But Lowell is quite right in saying elsewhere that "the stern Dante thinks none beyond hope save those who are dead in sin, and have made evil their good. . . . But Dante is no harsher than experience, which always exacts the utmost farthing, no more inexorable than conscience, which never forgives nor forgets." He believed above all things in the freedom of the will, that man is given his choice between good and evil, and must take the consequences of the choice he makes. His idea of punishment was always that which the sin to be punished would naturally bring about, and the guilty soul had always the chance of expiating its guilt, and once more winging its way upwards. And just inside the gates of hell he placed those ignoble souls that were neither good nor bad, but lived solely for themselves.

"These had not even any hope of death,
And their blind life is so debased and low,
They envious are of every other fate.
The world has kept no memory of them;
Mercifulness and justice both disdain them;
Let us not speak of them, but look, and pass."

Dante was of the same mind as Browning, who considered that the weakness which interfered with the execution of an evil purpose only added to the debasement of the soul. To live to themselves alone was the sin of these men, and there is a beautiful passage in the Banquet where Dante says that one should give his help to another without waiting to be asked, as the rose gives forth her fragance not only to him who seeks it, but to all who come near her.

Mr. Lowell says that Dante was so impartial that the Romanist can prove his soundness in doctrine, and the anti-Romanist can claim him as the first Protestant, while the Mazzinist and the Imperialist can alike quote him for their purpose. And he even calls Christ "the supreme Love," and uses the names "God" and "Jupiter" and "Jehovah" as equivalents. Outwardly at least he held to all the doctrines of the Roman church of his time, but he certainly believed in the unity of the human race, and their conception of the Divine under different names. The man who boasted that he made "a party of his own," in politics, was capable of a like independence in religion, and Dante's association with the Templars had undoubtedly taught him how to see beneath the letter of the creed the spirit of a universal truth. He who could soar through all the sevenfold spheres and returning, see this globe,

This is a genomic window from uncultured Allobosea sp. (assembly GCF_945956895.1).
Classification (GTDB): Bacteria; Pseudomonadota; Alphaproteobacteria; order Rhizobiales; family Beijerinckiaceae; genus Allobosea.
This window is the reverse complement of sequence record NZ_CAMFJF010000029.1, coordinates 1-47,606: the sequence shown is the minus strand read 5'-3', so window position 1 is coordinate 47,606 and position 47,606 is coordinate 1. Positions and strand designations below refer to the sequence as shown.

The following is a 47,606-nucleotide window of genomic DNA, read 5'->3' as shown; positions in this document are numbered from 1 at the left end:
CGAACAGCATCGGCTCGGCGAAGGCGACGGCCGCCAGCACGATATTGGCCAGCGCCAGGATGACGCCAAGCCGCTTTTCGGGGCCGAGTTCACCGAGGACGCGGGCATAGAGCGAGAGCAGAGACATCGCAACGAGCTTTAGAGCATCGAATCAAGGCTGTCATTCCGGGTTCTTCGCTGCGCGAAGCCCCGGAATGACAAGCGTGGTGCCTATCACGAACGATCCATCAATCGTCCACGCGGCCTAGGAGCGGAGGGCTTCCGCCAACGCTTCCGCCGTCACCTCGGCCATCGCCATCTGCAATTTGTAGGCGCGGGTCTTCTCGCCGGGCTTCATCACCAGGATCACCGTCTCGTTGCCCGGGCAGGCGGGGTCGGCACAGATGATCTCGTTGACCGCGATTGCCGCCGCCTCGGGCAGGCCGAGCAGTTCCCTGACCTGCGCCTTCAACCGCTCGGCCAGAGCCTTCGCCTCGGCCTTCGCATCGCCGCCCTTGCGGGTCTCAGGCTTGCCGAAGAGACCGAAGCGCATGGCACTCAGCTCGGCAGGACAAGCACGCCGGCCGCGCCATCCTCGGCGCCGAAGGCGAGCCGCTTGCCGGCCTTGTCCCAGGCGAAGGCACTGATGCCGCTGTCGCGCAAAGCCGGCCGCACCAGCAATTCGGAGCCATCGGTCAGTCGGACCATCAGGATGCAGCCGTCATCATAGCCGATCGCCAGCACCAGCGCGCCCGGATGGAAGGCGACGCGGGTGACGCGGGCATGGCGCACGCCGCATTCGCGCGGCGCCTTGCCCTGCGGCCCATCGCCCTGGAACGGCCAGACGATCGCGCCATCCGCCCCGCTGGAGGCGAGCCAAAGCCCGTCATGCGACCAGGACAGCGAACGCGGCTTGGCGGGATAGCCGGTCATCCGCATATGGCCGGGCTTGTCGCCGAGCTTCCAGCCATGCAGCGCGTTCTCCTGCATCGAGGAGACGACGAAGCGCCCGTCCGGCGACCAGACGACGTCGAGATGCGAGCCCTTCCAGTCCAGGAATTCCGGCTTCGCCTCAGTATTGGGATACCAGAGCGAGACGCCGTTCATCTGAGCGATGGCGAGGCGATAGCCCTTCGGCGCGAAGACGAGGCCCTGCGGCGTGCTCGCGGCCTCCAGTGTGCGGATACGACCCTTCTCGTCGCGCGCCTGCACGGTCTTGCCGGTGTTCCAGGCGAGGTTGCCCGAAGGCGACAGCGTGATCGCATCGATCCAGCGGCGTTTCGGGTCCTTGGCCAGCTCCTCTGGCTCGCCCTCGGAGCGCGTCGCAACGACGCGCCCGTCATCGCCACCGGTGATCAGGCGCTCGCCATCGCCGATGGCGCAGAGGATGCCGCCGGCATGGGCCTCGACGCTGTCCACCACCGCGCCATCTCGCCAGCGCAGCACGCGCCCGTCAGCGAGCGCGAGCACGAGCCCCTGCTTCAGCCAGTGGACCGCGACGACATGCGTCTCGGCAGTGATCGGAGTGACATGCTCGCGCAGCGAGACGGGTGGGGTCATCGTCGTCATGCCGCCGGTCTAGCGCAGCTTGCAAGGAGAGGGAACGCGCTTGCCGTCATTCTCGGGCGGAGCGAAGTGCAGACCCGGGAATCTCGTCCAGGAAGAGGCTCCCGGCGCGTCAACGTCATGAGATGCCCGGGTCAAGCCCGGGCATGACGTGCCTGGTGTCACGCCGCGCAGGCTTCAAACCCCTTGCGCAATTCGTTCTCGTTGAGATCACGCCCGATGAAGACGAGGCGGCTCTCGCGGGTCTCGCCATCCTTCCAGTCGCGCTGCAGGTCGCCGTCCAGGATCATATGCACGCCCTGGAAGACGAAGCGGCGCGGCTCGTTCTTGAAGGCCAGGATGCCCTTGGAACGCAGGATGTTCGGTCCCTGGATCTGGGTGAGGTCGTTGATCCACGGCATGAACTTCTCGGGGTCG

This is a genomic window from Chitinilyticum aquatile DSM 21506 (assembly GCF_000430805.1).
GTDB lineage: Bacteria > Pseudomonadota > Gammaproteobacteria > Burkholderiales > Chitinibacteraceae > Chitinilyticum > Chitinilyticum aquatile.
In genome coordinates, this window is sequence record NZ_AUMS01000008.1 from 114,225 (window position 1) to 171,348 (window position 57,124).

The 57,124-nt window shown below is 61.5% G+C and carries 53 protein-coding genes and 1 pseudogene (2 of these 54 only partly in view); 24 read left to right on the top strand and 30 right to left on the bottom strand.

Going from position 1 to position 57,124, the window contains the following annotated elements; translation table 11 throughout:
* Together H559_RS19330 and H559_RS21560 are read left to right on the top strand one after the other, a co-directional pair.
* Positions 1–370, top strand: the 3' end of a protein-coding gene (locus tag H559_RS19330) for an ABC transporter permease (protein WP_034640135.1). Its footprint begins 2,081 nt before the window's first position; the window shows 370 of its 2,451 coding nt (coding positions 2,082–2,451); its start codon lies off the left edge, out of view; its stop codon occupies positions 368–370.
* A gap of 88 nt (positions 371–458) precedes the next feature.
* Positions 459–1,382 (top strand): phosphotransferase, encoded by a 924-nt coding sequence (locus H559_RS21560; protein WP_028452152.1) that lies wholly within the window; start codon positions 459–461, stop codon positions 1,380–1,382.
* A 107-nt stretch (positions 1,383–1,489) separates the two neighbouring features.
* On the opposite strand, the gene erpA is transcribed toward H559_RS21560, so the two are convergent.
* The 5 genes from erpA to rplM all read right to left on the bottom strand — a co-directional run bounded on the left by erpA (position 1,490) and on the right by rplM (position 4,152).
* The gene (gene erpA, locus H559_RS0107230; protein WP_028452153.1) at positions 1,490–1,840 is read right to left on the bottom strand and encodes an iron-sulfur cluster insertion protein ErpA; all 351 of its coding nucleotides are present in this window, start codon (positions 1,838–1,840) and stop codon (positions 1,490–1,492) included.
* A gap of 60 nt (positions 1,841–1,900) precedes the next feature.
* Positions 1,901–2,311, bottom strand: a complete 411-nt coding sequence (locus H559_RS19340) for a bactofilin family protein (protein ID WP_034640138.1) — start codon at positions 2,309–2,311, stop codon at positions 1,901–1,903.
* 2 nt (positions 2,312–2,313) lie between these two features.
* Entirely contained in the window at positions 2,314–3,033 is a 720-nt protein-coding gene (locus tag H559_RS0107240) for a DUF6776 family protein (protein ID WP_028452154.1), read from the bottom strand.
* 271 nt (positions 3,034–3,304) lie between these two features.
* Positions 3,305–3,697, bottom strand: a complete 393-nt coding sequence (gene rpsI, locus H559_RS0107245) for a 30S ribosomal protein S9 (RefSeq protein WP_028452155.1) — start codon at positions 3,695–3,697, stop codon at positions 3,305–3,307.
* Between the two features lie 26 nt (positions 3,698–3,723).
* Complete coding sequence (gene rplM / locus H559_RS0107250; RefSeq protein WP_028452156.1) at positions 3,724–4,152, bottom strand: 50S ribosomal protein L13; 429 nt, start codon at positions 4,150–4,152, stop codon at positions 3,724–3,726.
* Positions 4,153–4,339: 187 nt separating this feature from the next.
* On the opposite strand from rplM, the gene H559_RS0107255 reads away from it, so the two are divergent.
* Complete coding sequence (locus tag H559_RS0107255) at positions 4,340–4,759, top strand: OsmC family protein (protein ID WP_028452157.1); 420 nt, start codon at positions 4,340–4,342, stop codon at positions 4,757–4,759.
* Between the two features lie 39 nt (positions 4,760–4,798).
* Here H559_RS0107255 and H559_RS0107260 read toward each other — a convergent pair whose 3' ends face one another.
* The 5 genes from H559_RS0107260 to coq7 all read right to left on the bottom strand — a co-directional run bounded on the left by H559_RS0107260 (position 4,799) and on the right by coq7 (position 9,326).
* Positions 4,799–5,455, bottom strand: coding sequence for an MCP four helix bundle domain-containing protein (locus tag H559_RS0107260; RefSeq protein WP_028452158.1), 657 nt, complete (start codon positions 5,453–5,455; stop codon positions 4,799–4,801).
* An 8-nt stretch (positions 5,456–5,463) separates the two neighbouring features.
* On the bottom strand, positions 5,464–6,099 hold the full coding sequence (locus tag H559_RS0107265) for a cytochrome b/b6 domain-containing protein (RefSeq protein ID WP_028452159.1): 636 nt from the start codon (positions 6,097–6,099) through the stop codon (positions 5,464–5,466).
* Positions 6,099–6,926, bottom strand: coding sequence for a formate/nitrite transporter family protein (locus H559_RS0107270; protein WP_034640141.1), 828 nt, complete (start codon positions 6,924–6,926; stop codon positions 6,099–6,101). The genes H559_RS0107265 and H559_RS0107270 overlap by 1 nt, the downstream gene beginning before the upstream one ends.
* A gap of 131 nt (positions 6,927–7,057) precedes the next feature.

"Such that I smiled at its ignoble semblance,"

was not a soul to be confined within the limits of any church. He had the spiritual intuition that enabled him to discern the truth, and the intellectual subtlety that helped him to clothe it in a guise that might escape the condemnation of the Church. He says at the end of his first Canzone in the Banquet, what might be said of nearly all his writings;

"Canzone mine, I fear that few they are
Who all thy meaning deep will understand,
So dark and difficult thy speech to them.
Wherefore if peradventure thou shalt go
To such as seem not to perceive thy worth,
I pray thee then take comfort to thyself,
And say to them, my new and dear delight,
'Behold at least, how very fair I am!'"

It would take volumes to expound the beauty of his poems, and whole libraries of his commentators' efforts to explain their "dark and difficult meaning" have been in vain. For they have fixed their eyes too often on the letter, and have failed to realize that the poet had risen to those spiritual heights where the little differences of creed sank into nothingness, and where all around him rose the white and shining summits of the eternal Truth, "the Love that moves the sun and all the stars."


1. Of course he does not use this term, but the scriptural expression, the seed, which he calls "the most perfect part of the blood." (return to text)